TT 2017 Week 4 Updates

In Week 5, the Fiction and Other Minds seminar investigates the concept of Enacting Fictional Space with the speaker Merja Polvinen (Helsinki). Terence Cave (Oxford) will act as the respondent. Please note the change in venue from the Seminar Room (3rd floor) to the Lecture Room (2nd floor) in the Radcliffe Humanities building.

In Week 4 the OCCT Discussion Group and the East Asian Working Group both met. OCCT’s Poetic Currency Symposium (in collaboration with Stanford University and Ben-Gurion University of the Negev) took place on the 18th and 19th of May.

Read the latest from OCCT Review here.

Don’t forget to register for Oxford Translation Day’s events! Tickets are selling out fast! Details on the programme and how to register here.



1. Book Launch: Luther’s Letter on Translating – translated!

May 25 @ 4:00 pm - 5:30 pm

Launch of the Taylor Institution Library’s ‘Reformation Pamphlet Series’, including a public reading of the full ‘Sendbrief vom Dolmetschen’ in German, with a new English translation. This text is the first in the new pamphlet series and will be available to participants at a discounted price.

The reading will be followed by the opportunity to see an exhibition of Reformation pamphlets in the Voltaire room.


2. You are warmly invited to join us on Tuesday 23 May, when Dr. Georgia Panteli will be addressing the Science & Literature seminar organised in collaboration between the Reception of British Authors in Europe (RBAE) and UCL A&H with her paper entitled: ‘From Blade Runner to Westworld: love, fear and sentient robots’.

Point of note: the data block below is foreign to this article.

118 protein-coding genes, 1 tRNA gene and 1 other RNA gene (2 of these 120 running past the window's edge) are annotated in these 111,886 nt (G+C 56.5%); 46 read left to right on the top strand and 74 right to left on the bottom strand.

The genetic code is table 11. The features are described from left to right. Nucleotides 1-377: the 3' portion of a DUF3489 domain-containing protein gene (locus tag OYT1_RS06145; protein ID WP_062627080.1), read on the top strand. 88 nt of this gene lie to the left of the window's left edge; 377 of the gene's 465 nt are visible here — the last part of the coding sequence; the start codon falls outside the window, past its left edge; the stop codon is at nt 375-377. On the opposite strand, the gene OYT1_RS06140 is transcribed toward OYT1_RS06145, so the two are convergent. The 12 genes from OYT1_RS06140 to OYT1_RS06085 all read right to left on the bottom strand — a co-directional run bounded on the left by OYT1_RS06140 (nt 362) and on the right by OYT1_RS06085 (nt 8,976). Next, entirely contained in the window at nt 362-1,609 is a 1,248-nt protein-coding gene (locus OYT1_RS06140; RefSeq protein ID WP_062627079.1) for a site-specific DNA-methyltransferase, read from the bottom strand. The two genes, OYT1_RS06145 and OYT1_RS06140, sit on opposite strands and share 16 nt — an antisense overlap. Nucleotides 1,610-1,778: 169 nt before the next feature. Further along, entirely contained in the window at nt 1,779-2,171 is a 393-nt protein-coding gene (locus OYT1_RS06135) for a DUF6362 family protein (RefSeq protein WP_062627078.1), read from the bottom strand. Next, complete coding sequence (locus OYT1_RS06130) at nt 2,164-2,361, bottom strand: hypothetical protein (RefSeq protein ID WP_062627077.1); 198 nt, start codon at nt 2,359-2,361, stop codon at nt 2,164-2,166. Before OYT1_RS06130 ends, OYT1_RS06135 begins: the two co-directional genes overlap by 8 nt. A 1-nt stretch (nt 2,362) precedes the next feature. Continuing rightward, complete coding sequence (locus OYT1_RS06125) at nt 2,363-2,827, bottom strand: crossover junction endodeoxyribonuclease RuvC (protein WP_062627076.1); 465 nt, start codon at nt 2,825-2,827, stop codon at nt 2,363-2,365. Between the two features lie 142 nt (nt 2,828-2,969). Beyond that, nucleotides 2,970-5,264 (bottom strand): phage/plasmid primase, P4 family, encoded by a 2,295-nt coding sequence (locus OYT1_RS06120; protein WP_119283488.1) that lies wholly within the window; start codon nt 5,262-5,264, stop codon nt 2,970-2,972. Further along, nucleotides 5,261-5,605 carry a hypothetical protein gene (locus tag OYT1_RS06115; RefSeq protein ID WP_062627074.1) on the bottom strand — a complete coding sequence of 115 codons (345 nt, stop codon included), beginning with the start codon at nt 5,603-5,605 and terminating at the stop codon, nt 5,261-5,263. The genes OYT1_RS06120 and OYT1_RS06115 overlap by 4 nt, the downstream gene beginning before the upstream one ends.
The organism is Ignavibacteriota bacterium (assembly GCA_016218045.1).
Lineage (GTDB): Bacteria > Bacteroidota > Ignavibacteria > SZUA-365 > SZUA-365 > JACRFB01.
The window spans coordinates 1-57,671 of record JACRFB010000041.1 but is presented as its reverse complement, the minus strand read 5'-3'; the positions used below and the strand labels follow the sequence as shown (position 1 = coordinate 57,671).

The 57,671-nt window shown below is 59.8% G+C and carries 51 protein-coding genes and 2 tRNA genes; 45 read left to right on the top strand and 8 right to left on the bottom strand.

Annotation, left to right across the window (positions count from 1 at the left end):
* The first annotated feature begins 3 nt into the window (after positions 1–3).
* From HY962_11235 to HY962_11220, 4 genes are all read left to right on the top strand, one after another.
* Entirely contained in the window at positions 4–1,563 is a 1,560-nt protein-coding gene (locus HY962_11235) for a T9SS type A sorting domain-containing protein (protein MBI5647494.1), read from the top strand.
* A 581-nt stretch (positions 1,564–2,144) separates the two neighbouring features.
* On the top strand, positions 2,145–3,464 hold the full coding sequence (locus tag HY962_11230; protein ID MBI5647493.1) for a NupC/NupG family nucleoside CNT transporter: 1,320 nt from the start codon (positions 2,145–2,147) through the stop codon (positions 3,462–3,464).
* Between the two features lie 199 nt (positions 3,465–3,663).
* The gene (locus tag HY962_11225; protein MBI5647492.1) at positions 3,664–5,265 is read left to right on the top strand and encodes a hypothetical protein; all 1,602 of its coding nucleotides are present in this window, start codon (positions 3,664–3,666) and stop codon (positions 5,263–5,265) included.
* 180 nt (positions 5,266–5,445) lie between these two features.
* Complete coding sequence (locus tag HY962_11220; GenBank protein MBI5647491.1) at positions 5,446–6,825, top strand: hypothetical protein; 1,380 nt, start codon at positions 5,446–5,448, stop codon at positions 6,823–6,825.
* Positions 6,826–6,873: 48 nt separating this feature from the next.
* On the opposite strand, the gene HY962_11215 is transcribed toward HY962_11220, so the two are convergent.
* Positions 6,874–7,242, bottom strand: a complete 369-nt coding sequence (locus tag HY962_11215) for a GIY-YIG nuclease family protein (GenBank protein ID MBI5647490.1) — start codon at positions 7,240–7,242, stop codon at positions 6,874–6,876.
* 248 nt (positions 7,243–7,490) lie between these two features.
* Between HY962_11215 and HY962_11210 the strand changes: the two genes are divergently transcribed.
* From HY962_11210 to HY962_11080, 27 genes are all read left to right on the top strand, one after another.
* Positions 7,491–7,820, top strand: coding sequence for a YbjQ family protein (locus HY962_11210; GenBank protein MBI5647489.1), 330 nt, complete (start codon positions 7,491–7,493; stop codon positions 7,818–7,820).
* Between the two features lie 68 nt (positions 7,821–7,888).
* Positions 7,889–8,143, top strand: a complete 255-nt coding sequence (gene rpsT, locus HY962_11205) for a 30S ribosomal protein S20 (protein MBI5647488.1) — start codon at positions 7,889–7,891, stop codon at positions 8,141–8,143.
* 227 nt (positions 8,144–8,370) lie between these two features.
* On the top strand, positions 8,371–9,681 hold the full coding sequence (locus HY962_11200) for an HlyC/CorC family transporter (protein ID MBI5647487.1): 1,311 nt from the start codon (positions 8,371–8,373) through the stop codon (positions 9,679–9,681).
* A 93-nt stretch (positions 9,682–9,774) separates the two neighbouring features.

We begin at 5:30 pm in room 111, Foster Court, UCL.

Directions to this building can be found here.

Dr. Georgia Panteli's paper will be followed by questions and discussion, and the meeting will conclude with a glass of wine at 7:30 pm. A précis and speaker profile are appended below for your interest:

‘From Blade Runner to Westworld: love, fear and sentient robots’

What triggers our fear for robots and artificial intelligence? How does transhumanist literature advocate for a more inclusive, post-heteronormative society? Covering a broad range of examples in posthuman science fiction film, this paper will address these questions, with special focus on sentient robots and their inter-species relationships with humans. From iconic cult film Blade Runner to Spielberg’s classic A.I. Artificial Intelligence and TV series Battlestar Galactica, Humans and Westworld, the human fear and fascination with the machine and the artificial human simulacrum that becomes intelligent and sentient have been revisited time and again without losing popularity. 

Dr Georgia Panteli completed her PhD in Comparative Literature at UCL on ‘Postmodern and Posthuman Retellings of the Pinocchio Myth’. She is currently working on her forthcoming book ‘From Puppet to Cyborg: Pinocchio’s Posthuman Journey’, to be published by Legenda in 2018. Her research interests include fairytale retellings, cyborg and cyberpunk literature, graphic novels, posthumanism and metafiction.


Dr Eleni Philippou

Comparative Criticism and Translation

fiction and other minds 002